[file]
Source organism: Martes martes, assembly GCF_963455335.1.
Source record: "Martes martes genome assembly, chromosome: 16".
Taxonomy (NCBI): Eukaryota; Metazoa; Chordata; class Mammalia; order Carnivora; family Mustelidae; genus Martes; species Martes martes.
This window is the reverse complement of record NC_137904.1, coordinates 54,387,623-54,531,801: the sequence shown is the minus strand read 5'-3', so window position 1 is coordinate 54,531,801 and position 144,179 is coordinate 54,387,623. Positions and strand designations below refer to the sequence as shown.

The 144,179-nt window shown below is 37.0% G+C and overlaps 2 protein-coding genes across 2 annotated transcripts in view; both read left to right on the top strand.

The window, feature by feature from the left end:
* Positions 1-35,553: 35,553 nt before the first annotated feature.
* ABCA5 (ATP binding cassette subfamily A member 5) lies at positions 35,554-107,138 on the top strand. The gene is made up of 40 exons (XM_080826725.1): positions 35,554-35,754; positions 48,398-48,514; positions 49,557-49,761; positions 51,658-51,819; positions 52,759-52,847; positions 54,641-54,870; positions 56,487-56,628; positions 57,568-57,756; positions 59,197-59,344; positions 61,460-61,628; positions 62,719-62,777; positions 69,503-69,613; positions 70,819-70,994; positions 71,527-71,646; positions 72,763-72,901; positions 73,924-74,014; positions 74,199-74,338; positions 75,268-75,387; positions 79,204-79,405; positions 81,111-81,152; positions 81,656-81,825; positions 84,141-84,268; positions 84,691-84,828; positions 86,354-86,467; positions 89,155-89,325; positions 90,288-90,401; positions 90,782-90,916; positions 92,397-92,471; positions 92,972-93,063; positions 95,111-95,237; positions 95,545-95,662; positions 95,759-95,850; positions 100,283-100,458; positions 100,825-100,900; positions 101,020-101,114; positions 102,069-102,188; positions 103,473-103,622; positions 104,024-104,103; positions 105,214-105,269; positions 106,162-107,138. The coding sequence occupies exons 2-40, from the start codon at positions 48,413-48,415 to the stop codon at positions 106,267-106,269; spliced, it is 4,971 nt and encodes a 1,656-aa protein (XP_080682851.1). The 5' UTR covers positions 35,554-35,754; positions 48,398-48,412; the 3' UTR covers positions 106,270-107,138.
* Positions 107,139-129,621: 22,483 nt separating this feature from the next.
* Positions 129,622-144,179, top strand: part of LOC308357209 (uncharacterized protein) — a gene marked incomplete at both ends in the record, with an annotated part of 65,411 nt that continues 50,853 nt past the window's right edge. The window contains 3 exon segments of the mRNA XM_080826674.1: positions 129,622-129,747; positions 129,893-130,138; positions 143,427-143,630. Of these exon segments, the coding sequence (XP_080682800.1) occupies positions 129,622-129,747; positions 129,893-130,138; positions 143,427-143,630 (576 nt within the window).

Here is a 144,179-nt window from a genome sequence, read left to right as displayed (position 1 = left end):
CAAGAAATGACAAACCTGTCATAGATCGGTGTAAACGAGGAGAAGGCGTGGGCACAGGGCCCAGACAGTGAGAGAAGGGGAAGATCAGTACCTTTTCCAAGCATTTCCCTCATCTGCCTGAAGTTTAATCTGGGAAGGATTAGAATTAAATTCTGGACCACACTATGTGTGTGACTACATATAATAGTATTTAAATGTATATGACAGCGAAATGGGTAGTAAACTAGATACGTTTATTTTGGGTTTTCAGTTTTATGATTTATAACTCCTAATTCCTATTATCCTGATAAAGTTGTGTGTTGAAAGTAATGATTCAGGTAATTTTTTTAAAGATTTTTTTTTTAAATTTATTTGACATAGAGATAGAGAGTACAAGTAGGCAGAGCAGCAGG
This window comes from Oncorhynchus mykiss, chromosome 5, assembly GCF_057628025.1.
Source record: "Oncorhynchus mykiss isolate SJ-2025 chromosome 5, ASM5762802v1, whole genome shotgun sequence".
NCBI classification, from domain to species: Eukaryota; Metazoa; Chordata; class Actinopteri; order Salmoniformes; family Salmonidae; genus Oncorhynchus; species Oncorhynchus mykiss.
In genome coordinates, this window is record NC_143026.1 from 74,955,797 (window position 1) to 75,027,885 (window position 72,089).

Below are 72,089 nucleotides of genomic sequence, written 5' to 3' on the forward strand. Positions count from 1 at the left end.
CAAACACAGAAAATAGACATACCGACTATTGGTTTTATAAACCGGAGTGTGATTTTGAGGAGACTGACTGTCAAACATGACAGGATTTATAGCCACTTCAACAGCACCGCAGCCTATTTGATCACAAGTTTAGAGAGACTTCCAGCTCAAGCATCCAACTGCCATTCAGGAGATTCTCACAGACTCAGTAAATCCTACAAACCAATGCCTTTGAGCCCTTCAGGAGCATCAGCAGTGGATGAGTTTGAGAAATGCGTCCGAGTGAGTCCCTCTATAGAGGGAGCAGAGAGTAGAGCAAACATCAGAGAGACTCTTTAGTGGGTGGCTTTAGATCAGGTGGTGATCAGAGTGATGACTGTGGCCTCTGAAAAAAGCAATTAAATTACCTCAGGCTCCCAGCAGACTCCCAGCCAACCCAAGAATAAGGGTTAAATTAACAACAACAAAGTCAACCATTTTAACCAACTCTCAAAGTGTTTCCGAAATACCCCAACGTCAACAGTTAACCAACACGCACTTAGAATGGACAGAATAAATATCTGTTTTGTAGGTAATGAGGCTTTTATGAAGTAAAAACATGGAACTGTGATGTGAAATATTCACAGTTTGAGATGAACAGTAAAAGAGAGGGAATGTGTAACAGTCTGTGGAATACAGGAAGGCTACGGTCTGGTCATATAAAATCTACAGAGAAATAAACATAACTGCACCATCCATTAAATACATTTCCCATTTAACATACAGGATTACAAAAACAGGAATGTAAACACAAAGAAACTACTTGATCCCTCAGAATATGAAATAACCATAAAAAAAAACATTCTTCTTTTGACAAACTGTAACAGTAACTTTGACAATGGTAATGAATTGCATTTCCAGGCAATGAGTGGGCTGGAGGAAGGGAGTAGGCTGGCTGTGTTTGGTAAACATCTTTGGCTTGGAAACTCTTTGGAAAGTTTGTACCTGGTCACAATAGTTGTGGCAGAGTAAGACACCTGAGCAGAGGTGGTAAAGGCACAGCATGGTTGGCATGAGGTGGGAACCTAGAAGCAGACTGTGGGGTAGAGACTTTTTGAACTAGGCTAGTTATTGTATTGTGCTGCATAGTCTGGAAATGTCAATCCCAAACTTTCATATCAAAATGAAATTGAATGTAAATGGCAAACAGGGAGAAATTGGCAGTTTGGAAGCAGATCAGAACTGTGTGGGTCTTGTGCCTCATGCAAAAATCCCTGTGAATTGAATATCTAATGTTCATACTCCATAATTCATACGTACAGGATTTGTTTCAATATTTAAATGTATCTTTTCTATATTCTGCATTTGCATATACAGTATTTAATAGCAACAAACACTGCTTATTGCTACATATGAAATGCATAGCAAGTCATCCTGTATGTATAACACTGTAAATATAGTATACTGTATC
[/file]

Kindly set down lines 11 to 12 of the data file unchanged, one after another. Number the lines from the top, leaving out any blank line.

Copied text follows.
Here is a 144,179-nt window from a genome sequence, read left to right as displayed (position 1 = left end):
CAAGAAATGACAAACCTGTCATAGATCGGTGTAAACGAGGAGAAGGCGTGGGCACAGGGCCCAGACAGTGAGAGAAGGGGAAGATCAGTACCTTTTCCAAGCATTTCCCTCATCTGCCTGAAGTTTAATCTGGGAAGGATTAGAATTAAATTCTGGACCACACTATGTGTGTGACTACATATAATAGTATTTAAATGTATATGACAGCGAAATGGGTAGTAAACTAGATACGTTTATTTTGGGTTTTCAGTTTTATGATTTATAACTCCTAATTCCTATTATCCTGATAAAGTTGTGTGTTGAAAGTAATGATTCAGGTAATTTTTTTAAAGATTTTTTTTTTAAATTTATTTGACATAGAGATAGAGAGTACAAGTAGGCAGAGCAGCAGG